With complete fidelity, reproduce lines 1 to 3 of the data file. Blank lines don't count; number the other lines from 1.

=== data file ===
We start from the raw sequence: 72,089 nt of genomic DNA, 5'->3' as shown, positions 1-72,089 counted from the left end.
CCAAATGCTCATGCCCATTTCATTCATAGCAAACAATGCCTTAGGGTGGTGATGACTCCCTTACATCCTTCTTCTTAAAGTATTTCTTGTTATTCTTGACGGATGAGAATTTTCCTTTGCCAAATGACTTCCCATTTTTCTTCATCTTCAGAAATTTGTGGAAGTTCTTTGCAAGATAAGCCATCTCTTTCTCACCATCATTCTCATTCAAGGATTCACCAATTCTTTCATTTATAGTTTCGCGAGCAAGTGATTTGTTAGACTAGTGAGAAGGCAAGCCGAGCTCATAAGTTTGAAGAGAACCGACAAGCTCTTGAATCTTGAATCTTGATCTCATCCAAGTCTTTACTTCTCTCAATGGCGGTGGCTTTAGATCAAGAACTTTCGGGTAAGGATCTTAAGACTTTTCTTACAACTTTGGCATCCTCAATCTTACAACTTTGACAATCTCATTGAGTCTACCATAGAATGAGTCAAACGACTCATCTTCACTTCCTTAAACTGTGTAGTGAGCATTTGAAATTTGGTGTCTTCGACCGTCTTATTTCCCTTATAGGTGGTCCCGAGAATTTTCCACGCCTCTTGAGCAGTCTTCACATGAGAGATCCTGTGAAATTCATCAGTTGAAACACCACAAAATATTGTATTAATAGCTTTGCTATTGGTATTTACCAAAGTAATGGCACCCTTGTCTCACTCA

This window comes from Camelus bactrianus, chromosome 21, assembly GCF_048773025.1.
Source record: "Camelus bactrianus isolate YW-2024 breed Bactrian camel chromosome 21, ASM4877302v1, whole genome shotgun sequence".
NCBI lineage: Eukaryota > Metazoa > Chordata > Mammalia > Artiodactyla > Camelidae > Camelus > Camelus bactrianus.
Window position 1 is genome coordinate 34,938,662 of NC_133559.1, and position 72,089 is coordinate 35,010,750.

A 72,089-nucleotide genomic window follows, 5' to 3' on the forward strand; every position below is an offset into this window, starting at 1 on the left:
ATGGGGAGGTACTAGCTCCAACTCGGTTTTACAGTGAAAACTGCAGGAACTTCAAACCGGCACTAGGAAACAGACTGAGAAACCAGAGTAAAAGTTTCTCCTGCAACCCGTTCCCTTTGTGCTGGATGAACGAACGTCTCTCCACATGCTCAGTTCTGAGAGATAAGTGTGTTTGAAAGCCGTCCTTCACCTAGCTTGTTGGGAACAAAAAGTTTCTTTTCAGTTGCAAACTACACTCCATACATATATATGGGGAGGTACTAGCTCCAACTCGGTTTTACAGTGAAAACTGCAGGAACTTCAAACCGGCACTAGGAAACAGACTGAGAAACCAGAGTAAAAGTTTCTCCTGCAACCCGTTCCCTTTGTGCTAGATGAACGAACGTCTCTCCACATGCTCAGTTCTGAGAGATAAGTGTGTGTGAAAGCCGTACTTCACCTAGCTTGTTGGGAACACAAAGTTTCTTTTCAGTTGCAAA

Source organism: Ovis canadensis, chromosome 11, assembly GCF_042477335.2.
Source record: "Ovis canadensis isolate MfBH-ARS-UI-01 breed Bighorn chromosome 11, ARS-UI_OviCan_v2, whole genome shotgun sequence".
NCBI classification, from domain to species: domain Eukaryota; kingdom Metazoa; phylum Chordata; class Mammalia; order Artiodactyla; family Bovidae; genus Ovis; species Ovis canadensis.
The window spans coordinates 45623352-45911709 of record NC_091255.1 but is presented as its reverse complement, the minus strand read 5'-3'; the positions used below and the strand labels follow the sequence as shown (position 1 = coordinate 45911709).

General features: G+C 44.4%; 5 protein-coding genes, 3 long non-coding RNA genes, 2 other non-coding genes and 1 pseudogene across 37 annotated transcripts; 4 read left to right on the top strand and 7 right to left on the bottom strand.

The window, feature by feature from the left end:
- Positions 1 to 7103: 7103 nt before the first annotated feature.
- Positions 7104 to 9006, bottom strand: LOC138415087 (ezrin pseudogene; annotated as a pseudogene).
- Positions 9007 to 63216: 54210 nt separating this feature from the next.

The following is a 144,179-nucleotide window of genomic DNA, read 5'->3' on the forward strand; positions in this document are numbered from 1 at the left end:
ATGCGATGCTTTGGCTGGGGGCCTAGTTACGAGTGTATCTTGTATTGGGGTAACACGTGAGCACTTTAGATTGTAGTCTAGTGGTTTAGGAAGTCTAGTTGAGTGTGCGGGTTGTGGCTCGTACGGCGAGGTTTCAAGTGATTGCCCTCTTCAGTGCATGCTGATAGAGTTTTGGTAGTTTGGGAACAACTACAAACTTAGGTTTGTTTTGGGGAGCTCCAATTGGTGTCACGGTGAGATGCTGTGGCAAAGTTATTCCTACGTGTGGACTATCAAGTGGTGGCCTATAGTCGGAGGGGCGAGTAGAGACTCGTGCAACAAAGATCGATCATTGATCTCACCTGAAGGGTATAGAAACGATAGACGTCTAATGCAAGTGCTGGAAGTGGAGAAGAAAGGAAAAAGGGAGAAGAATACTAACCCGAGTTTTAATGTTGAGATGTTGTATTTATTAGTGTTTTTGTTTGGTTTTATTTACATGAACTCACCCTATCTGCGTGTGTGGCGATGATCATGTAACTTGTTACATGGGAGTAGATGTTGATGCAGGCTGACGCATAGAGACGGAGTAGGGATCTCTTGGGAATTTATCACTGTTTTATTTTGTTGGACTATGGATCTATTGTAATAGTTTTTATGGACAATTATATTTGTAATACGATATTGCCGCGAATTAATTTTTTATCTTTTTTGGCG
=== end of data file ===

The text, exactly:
We start from the raw sequence: 72,089 nt of genomic DNA, 5'->3' as shown, positions 1-72,089 counted from the left end.
CCAAATGCTCATGCCCATTTCATTCATAGCAAACAATGCCTTAGGGTGGTGATGACTCCCTTACATCCTTCTTCTTAAAGTATTTCTTGTTATTCTTGACGGATGAGAATTTTCCTTTGCCAAATGACTTCCCATTTTTCTTCATCTTCAGAAATTTGTGGAAGTTCTTTGCAAGATAAGCCATCTCTTTCTCACCATCATTCTCATTCAAGGATTCACCAATTCTTTCATTTATAGTTTCGCGAGCAAGTGATTTGTTAGACTAGTGAGAAGGCAAGCCGAGCTCATAAGTTTGAAGAGAACCGACAAGCTCTTGAATCTTGAATCTTGATCTCATCCAAGTCTTTACTTCTCTCAATGGCGGTGGCTTTAGATCAAGAACTTTCGGGTAAGGATCTTAAGACTTTTCTTACAACTTTGGCATCCTCAATCTTACAACTTTGACAATCTCATTGAGTCTACCATAGAATGAGTCAAACGACTCATCTTCACTTCCTTAAACTGTGTAGTGAGCATTTGAAATTTGGTGTCTTCGACCGTCTTATTTCCCTTATAGGTGGTCCCGAGAATTTTCCACGCCTCTTGAGCAGTCTTCACATGAGAGATCCTGTGAAATTCATCAGTTGAAACACCACAAAATATTGTATTAATAGCTTTGCTATTGGTATTTACCAAAGTAATGGCACCCTTGTCTCACTCA

This window comes from Camelus bactrianus, chromosome 21, assembly GCF_048773025.1.